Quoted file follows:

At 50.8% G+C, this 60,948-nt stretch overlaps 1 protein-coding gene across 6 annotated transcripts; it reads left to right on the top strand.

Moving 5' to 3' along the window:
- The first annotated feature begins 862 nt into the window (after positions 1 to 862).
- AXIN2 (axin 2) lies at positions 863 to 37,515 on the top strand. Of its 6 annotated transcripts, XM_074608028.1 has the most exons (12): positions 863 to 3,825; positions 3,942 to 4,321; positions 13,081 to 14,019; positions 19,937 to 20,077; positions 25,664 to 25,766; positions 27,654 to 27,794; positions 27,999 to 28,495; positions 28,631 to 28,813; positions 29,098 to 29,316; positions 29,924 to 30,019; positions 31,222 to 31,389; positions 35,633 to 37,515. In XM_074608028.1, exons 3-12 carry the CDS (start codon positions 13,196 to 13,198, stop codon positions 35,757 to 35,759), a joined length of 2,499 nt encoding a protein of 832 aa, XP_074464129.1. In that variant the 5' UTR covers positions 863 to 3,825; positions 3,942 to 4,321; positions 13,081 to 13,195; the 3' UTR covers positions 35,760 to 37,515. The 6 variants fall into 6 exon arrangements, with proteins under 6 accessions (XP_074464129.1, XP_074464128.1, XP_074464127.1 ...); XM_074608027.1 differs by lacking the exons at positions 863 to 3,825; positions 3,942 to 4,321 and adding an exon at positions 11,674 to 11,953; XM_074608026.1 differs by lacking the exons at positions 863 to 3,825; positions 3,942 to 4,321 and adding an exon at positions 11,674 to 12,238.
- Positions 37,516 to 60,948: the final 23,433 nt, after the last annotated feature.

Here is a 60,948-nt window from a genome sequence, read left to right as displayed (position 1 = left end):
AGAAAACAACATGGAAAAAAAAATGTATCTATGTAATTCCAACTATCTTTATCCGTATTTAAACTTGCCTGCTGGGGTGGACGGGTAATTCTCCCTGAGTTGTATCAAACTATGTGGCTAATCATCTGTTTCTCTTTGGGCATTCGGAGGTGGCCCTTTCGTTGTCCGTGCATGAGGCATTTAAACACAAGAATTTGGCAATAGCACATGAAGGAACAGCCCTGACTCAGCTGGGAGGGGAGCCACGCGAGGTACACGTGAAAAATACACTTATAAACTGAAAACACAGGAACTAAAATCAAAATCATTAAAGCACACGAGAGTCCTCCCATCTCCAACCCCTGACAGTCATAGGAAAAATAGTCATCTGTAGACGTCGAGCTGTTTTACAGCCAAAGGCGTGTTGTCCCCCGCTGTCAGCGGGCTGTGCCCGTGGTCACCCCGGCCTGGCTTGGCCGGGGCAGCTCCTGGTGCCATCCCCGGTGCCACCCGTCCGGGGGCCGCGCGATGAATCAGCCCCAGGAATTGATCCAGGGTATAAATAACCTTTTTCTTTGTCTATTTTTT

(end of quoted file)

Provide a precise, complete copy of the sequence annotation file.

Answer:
At 50.8% G+C, this 60,948-nt stretch overlaps 1 protein-coding gene across 6 annotated transcripts; it reads left to right on the top strand.

Moving 5' to 3' along the window:
- The first annotated feature begins 862 nt into the window (after positions 1 to 862).
- AXIN2 (axin 2) lies at positions 863 to 37,515 on the top strand. Of its 6 annotated transcripts, XM_074608028.1 has the most exons (12): positions 863 to 3,825; positions 3,942 to 4,321; positions 13,081 to 14,019; positions 19,937 to 20,077; positions 25,664 to 25,766; positions 27,654 to 27,794; positions 27,999 to 28,495; positions 28,631 to 28,813; positions 29,098 to 29,316; positions 29,924 to 30,019; positions 31,222 to 31,389; positions 35,633 to 37,515. In XM_074608028.1, exons 3-12 carry the CDS (start codon positions 13,196 to 13,198, stop codon positions 35,757 to 35,759), a joined length of 2,499 nt encoding a protein of 832 aa, XP_074464129.1. In that variant the 5' UTR covers positions 863 to 3,825; positions 3,942 to 4,321; positions 13,081 to 13,195; the 3' UTR covers positions 35,760 to 37,515. The 6 variants fall into 6 exon arrangements, with proteins under 6 accessions (XP_074464129.1, XP_074464128.1, XP_074464127.1 ...); XM_074608027.1 differs by lacking the exons at positions 863 to 3,825; positions 3,942 to 4,321 and adding an exon at positions 11,674 to 11,953; XM_074608026.1 differs by lacking the exons at positions 863 to 3,825; positions 3,942 to 4,321 and adding an exon at positions 11,674 to 12,238.
- Positions 37,516 to 60,948: the final 23,433 nt, after the last annotated feature.

Here is a 60,948-nt window from a genome sequence, read left to right as displayed (position 1 = left end):
AGAAAACAACATGGAAAAAAAAATGTATCTATGTAATTCCAACTATCTTTATCCGTATTTAAACTTGCCTGCTGGGGTGGACGGGTAATTCTCCCTGAGTTGTATCAAACTATGTGGCTAATCATCTGTTTCTCTTTGGGCATTCGGAGGTGGCCCTTTCGTTGTCCGTGCATGAGGCATTTAAACACAAGAATTTGGCAATAGCACATGAAGGAACAGCCCTGACTCAGCTGGGAGGGGAGCCACGCGAGGTACACGTGAAAAATACACTTATAAACTGAAAACACAGGAACTAAAATCAAAATCATTAAAGCACACGAGAGTCCTCCCATCTCCAACCCCTGACAGTCATAGGAAAAATAGTCATCTGTAGACGTCGAGCTGTTTTACAGCCAAAGGCGTGTTGTCCCCCGCTGTCAGCGGGCTGTGCCCGTGGTCACCCCGGCCTGGCTTGGCCGGGGCAGCTCCTGGTGCCATCCCCGGTGCCACCCGTCCGGGGGCCGCGCGATGAATCAGCCCCAGGAATTGATCCAGGGTATAAATAACCTTTTTCTTTGTCTATTTTTT